left_half = np.copy(right_half)[1:, :]
    left_half[:, 0] = -left_half[::-1, 0]
    left_half[:, 1] = left_half[::-1, 1]

    return np.concatenate((left_half, right_half), axis=0)

# Plot the upper arm for the current configuration
arm_center_coords = arm_pts(
    device_length,
    wg_spacing_in/2,
    coup_length,
    bend_length)

fig, ax = plt.subplots(1, figsize=(8, 3))
ax.plot(arm_center_coords[:, 0], arm_center_coords[:, 1], lw=4)
ax.set_xlim([-30, 30])
ax.set_ylim([-1, 5])
ax.set_xlabel("x (um)")
ax.set_ylabel("y (um)")
ax.set_title("Upper beam splitter arm")
ax.axes.set_aspect('equal')
plt.show()
../_images/notebooks_GDS_import_5_0.png

We can take the arm_pts function defined above and use it to define a FlexPath to create a curved waveguide.

We put this in a convenience function defined below.

[4]:
def make_coupler(
    length,
    wg_spacing_in,
    wg_width,
    wg_spacing_coup,
    coup_length,
    bend_length,
    npts_bend=30):
    """ Make an integrated coupler using the gdspy FlexPath object. """

    # Compute one arm of the coupler
    arm_width = (wg_spacing_in - wg_width - wg_spacing_coup)/2
    arm = arm_pts(length, arm_width, coup_length, bend_length, npts_bend)

    # Reflect and offset bottom arm
    coup_bot = np.copy(arm)
    coup_bot[:, 1] = -coup_bot[::-1, 1] - wg_width/2 - wg_spacing_coup/2

    # Offset top arm
    coup_top = np.copy(arm)
    coup_top[:, 1] += wg_width/2 + wg_spacing_coup/2

    # Create waveguides as GDS paths
    path_bot = gdspy.FlexPath(coup_bot, wg_width, layer=1, datatype=0)
    path_top = gdspy.FlexPath(coup_top, wg_width, layer=1, datatype=1)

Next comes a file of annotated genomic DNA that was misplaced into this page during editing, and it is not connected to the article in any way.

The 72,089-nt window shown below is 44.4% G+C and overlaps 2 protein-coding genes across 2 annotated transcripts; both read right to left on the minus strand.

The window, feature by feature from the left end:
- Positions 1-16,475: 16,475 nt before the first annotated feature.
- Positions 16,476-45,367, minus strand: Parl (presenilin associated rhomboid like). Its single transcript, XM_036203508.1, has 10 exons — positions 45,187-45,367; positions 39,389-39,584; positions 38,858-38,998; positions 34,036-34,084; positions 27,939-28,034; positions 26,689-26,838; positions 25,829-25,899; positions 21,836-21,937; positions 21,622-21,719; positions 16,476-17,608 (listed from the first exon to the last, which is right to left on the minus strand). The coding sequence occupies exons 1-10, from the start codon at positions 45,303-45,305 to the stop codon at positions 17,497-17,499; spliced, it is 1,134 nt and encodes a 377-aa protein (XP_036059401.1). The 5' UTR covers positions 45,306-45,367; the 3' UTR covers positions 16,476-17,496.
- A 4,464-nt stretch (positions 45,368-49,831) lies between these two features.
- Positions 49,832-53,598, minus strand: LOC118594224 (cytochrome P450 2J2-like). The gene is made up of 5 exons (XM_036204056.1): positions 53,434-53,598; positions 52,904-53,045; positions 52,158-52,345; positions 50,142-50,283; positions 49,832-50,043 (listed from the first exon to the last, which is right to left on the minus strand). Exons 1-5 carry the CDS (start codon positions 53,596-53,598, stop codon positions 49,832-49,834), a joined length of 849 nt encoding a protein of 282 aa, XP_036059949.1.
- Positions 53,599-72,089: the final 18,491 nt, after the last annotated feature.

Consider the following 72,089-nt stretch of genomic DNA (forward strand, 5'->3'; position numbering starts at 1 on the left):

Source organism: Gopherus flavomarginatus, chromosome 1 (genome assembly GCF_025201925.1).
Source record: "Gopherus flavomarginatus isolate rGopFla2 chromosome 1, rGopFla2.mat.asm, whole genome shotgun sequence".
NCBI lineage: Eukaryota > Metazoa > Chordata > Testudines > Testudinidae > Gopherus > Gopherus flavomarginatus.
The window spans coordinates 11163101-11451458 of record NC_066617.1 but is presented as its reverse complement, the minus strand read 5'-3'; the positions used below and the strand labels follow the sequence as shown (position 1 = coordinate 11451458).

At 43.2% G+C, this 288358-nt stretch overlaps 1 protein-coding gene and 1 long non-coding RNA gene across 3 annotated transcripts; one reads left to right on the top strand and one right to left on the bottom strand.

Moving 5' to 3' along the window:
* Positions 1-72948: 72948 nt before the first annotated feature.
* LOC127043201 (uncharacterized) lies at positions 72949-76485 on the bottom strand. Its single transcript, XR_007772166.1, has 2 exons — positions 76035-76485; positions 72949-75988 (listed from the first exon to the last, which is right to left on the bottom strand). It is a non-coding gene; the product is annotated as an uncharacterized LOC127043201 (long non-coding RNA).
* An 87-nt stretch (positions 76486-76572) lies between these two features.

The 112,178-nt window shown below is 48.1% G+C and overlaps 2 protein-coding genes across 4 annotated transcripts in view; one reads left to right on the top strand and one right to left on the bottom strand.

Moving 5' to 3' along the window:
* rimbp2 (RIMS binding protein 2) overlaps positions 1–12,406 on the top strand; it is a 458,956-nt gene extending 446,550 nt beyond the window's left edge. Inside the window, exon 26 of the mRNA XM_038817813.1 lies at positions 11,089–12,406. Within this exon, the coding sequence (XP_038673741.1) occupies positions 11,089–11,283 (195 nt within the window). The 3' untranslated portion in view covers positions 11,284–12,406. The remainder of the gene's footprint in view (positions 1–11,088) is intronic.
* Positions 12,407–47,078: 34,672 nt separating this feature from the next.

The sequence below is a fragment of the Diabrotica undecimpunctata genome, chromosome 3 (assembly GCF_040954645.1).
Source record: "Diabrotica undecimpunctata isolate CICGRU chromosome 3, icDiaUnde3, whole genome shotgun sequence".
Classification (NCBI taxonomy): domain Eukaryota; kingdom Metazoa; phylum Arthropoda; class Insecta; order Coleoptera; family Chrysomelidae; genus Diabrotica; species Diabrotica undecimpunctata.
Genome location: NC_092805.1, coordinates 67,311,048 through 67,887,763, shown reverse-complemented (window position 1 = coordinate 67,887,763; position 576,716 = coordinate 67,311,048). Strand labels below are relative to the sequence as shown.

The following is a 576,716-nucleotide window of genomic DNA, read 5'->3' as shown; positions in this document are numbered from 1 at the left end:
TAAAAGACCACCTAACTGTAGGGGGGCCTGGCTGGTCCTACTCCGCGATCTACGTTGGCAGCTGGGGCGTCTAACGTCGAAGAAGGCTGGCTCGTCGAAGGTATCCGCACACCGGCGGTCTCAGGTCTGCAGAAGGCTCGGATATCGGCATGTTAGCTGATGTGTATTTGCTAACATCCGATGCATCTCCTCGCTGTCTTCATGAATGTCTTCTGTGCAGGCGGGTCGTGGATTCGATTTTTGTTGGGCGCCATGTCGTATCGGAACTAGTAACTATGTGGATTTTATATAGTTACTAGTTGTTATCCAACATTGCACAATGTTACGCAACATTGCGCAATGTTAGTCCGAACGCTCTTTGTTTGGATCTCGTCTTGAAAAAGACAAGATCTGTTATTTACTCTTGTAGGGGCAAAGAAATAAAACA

return [path_bot, path_top]

Writing to GDS cells#

Next, we construct the splitter and write it to a GDS cell. We add a rectangle for the substrate to layer 0, and in layer 1 we add two paths, one for the upper and one for the lower splitter arms, and set the path width to be the waveguide width defined above.

[5]:
# make gds library
gdspy.current_library = gdspy.GdsLibrary()
lib = gdspy.GdsLibrary()

# Create a gds cell to add our structures to
coup_cell = lib.new_cell('Coupler')

# make substrate and add to cell
substrate = gdspy.Rectangle(
    (-device_length/2, -wg_spacing_in/2-10),
    (device_length/2, wg_spacing_in/2+10),
    layer=0)

coup_cell.add(substrate)

# make coupler and add to the gdspy cell
top, bot = make_coupler(
    device_length,
    wg_spacing_in,
    wg_width,
    wg_spacing_coup,
    coup_length,
    bend_length)

coup_cell.add(top)
coup_cell.add(bot)
<gdspy.library.Cell object at 0x1235fcb80>

Writing to GDS file#

To write the gds cell to file is straightforward.

First we will clear the file if it exists and write to it using gdspy.

[6]:
gds_path = 'data/coupler.gds'

if os.path.exists(gds_path):
    os.remove(gds_path)

lib.write_gds(gds_path)

Loading a GDS file into Tidy3d#

We first load the file we just created into a gdspy library and grab the “Coupler” cell containing our structures.

[7]:
lib_loaded = gdspy.GdsLibrary(infile=gds_path)
coup_cell_loaded = lib_loaded.cells['Coupler']

Set up Geometries#

Then we can construct tidy3d “PolySlab” geometries from the GDS cell we just loaded, along with other information about the out of plane direction, such as the axis, sidewall angle, and bounds of the “slab”. When loading GDS cell as the base cross section of the device, we can optionally dilate or erode the cell by setting dilation. A negative dilation corresponds to erosion.

Note, we have to keep track of the gds_layer and gds_dtype used to defined the GDS cell earlier, so we can load the right components..

[8]:
# Define waveguide height
wg_height = 0.22
dilation = 0.02

[substrate_geo] = td.PolySlab.from_gds(coup_cell_loaded, gds_layer=0, gds_dtype=0, axis=2, slab_bounds=(-430, 0))